Texas Pledge of Allegiance in Schools Upheld

By Mark Walsh — October 14, 2010 2 min read
  • Save to favorites
  • Print

A federal appeals court has upheld the inclusion of the words “one state under God” in the Texas Pledge of Allegiance, which state law requires public schoolchildren to recite daily unless excused by their parents.

The Texas pledge reads: “Honor the Texas flag; I pledge allegiance to thee, Texas, one state under God, one and indivisible.” The Texas legislature originally adopted it in 1933, and amended it in 2007 with the reference to God. Lawmakers cited the purposes of mirroring the U.S. Pledge of Allegiance’s reference to “one nation under God,” and to recognize the nation’s Judeo-Christian heritage.

The pledge was challenged by two sets of Texas parents as an establishment of religion in violation of the First Amendment of the U.S. Constitution.

A federal district court treated the suit as a facial challenge to the 2007 statute, and it ruled for the state. In its Oct. 13 decision in Croft v. Perry, a three-judge panel of the U.S. Court of Appeals for the 5th Circuit, in New Orleans, unanimously affirmed the lower court’s ruling.

“Looking at the pledge as a whole, we find little reason to conclude that individuals who encounter the pledge could fairly understand its purpose to be the endorsement of religious belief,” the appeals court said. “A reasonable observer would conclude that the pledge remains a patriotic exercise, intended to inculcate fidelity to the state and respect for its history and values, one of which is its religious heritage.”

The appeals court noted that the U.S. Supreme Court has yet to rule directly on whether the inclusion of “one nation under God” in the national pledge comports with the Establishment Clause, but the justices have suggested in dicta and concurring opinions in several cases that the pledge is constitutional. And three federal appeals courts have directly upheld the national pledge as amended by Congress in 1954, the 5th Circuit noted.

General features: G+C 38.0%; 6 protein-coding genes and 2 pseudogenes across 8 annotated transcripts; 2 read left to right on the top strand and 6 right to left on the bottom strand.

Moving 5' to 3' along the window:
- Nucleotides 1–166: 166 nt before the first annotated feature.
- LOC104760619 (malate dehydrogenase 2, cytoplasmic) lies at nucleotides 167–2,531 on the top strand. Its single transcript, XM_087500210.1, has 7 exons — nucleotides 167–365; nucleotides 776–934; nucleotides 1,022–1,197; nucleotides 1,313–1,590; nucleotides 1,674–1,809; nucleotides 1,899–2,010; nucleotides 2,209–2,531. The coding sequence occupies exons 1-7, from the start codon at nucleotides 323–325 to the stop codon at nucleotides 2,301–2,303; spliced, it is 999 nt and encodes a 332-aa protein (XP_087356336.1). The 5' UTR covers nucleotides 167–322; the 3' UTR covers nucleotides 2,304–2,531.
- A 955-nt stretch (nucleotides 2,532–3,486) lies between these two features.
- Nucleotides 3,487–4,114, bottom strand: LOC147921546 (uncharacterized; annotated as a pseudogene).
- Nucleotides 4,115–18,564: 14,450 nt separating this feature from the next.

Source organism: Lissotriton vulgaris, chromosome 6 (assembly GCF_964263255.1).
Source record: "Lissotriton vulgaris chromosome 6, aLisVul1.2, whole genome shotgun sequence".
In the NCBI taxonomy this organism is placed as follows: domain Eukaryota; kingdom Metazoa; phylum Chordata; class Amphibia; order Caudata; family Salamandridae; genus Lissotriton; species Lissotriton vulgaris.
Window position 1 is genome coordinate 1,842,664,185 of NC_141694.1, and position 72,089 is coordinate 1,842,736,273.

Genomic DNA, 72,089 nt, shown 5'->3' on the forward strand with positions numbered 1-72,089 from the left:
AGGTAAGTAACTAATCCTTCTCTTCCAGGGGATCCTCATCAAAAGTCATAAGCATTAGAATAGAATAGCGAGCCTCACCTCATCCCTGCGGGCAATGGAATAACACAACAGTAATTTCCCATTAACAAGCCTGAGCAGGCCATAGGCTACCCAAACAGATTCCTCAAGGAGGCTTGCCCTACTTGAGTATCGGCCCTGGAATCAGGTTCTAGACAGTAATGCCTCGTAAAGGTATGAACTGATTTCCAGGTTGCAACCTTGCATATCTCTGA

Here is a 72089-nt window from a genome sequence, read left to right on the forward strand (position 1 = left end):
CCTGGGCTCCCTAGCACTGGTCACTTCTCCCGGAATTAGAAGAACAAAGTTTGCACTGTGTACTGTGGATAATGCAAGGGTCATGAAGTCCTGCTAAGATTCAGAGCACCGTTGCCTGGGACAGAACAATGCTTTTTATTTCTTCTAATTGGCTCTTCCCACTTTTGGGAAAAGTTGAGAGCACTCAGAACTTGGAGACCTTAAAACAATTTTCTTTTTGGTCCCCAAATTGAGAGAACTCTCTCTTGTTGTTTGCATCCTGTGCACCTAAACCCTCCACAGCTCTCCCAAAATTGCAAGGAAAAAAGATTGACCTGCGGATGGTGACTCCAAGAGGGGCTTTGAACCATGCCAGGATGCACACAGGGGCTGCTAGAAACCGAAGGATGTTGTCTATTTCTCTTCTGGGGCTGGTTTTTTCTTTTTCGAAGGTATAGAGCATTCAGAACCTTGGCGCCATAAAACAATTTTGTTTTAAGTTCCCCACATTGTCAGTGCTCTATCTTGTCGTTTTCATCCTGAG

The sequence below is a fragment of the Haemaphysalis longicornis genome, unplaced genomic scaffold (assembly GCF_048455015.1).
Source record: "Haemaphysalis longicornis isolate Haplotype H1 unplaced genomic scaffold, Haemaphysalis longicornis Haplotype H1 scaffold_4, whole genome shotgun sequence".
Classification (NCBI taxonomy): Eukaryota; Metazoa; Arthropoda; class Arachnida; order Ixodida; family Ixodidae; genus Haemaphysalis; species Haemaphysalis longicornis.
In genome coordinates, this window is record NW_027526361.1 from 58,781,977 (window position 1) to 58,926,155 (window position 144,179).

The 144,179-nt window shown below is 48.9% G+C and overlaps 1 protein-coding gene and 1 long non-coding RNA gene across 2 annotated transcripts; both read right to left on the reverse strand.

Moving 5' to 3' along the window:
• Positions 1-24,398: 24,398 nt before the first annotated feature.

This decision seems to me to add to the likelihood that the Supreme Court will take up a case involving the pledge in schools in the near future, whether national or the Texas pledge. See recent discussions of the issue here and here. (Do any other states have a state pledge that is recited in schools?)

The 5th Circuit made no mention of whether students may object to reciting the Texas pledge for reasons of their own conscience, as the Supreme Court’s 1943 ruling in West Virginia State Board of Education v. Barnette might suggest. True, the Texas law provides for students to be excused from reciting the state pledge on a parent’s written request, but that procedure has been challenged elsewhere (under state laws requiring classroom recitations of the national Pledge) as not sufficiently protecting the rights of students.

A version of this news article first appeared in The School Law Blog.